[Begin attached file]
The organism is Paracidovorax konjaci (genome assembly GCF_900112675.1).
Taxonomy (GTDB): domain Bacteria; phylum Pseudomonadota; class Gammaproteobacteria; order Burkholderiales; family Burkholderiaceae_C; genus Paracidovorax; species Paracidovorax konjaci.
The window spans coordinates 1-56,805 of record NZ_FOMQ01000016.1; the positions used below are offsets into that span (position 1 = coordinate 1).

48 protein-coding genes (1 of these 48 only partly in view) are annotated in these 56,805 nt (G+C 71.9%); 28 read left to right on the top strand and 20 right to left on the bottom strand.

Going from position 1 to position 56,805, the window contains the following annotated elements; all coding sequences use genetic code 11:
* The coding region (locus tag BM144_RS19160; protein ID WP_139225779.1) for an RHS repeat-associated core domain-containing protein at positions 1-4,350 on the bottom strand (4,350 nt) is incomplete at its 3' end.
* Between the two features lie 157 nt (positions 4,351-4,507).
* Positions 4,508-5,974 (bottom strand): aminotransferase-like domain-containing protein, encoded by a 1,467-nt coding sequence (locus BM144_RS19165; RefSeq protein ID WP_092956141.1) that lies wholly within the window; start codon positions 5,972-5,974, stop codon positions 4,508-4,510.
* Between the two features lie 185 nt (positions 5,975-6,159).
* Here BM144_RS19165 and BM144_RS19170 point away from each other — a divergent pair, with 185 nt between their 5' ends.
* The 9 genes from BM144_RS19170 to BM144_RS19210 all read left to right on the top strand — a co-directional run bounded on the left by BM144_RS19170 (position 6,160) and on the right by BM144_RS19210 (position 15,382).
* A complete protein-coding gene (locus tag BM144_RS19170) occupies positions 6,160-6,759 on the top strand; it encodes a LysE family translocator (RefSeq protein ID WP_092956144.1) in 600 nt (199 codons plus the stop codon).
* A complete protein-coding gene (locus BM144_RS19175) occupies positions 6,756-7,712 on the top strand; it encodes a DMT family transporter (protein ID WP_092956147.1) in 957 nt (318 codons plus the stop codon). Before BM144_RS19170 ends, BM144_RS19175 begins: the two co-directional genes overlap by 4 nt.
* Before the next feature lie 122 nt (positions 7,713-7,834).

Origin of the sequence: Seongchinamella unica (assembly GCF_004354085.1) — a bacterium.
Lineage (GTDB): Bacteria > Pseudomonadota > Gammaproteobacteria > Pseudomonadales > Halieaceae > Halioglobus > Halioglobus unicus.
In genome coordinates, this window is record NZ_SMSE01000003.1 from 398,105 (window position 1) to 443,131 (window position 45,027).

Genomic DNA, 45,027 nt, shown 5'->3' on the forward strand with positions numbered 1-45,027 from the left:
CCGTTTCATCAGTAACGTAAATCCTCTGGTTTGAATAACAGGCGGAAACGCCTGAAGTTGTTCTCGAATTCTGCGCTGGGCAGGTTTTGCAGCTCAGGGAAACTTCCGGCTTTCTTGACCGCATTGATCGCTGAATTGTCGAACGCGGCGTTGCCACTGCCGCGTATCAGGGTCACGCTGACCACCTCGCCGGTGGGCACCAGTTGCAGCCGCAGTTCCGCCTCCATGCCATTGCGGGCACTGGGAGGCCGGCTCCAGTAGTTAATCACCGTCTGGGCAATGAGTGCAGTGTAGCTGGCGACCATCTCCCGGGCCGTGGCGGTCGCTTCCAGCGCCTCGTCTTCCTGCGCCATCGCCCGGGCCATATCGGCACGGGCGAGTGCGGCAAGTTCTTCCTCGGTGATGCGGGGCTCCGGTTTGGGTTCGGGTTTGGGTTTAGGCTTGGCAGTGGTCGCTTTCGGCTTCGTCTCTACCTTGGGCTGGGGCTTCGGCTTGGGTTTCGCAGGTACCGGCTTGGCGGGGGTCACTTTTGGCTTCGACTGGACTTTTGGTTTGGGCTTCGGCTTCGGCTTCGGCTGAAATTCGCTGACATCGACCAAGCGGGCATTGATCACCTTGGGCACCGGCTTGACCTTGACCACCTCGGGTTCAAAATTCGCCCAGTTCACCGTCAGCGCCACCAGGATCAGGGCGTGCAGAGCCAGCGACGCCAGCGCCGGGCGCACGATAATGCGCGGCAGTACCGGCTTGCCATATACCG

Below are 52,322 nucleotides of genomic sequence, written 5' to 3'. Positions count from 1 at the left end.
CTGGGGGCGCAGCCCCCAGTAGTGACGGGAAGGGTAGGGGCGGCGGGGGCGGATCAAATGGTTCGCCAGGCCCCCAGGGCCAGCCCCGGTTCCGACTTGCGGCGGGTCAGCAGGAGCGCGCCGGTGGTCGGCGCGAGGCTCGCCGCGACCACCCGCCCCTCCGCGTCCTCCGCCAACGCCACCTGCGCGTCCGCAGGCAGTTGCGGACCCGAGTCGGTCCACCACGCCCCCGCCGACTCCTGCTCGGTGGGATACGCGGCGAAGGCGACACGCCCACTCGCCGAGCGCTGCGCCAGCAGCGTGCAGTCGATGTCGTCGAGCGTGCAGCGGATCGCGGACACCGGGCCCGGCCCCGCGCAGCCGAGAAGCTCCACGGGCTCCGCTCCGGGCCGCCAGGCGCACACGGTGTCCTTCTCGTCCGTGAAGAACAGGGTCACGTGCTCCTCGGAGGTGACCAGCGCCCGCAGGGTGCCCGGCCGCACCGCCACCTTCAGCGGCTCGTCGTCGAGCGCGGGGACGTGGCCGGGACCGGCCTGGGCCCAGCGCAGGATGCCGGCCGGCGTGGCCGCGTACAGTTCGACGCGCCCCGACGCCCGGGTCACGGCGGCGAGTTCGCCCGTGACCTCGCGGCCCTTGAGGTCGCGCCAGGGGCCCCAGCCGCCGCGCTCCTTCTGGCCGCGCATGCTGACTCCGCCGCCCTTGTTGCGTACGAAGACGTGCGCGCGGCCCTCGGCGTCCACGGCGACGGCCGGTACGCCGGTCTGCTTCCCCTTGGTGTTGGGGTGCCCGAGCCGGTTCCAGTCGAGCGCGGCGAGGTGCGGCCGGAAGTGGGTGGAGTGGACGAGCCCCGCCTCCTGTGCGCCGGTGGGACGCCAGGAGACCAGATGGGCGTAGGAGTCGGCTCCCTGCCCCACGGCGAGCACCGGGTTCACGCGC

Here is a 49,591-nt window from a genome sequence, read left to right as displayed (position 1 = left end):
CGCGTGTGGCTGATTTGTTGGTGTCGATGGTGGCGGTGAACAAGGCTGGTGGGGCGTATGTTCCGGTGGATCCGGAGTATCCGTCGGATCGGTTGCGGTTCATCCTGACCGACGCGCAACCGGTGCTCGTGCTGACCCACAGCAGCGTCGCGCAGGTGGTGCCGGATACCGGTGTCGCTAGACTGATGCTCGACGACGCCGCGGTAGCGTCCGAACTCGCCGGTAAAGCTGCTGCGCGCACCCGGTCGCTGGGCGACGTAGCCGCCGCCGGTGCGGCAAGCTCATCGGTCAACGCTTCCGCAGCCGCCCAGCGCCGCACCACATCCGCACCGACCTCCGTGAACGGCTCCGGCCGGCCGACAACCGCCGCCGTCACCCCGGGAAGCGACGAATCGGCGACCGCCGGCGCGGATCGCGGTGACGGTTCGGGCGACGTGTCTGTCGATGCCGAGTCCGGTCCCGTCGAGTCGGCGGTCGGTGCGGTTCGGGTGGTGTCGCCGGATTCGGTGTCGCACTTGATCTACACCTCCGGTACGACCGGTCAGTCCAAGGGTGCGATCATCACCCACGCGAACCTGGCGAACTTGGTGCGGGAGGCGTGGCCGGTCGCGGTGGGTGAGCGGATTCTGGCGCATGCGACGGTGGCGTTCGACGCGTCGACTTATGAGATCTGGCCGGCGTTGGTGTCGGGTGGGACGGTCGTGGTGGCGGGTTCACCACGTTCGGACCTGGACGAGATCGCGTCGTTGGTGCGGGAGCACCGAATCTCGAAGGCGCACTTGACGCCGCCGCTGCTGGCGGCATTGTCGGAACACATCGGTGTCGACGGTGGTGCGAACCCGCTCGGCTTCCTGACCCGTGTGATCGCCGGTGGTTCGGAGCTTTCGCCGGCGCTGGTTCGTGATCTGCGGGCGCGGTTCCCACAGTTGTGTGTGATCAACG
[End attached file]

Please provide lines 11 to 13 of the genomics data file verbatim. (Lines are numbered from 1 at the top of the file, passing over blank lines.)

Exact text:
* The 9 genes from BM144_RS19170 to BM144_RS19210 all read left to right on the top strand — a co-directional run bounded on the left by BM144_RS19170 (position 6,160) and on the right by BM144_RS19210 (position 15,382).
* A complete protein-coding gene (locus tag BM144_RS19170) occupies positions 6,160-6,759 on the top strand; it encodes a LysE family translocator (RefSeq protein ID WP_092956144.1) in 600 nt (199 codons plus the stop codon).
* A complete protein-coding gene (locus BM144_RS19175) occupies positions 6,756-7,712 on the top strand; it encodes a DMT family transporter (protein ID WP_092956147.1) in 957 nt (318 codons plus the stop codon). Before BM144_RS19170 ends, BM144_RS19175 begins: the two co-directional genes overlap by 4 nt.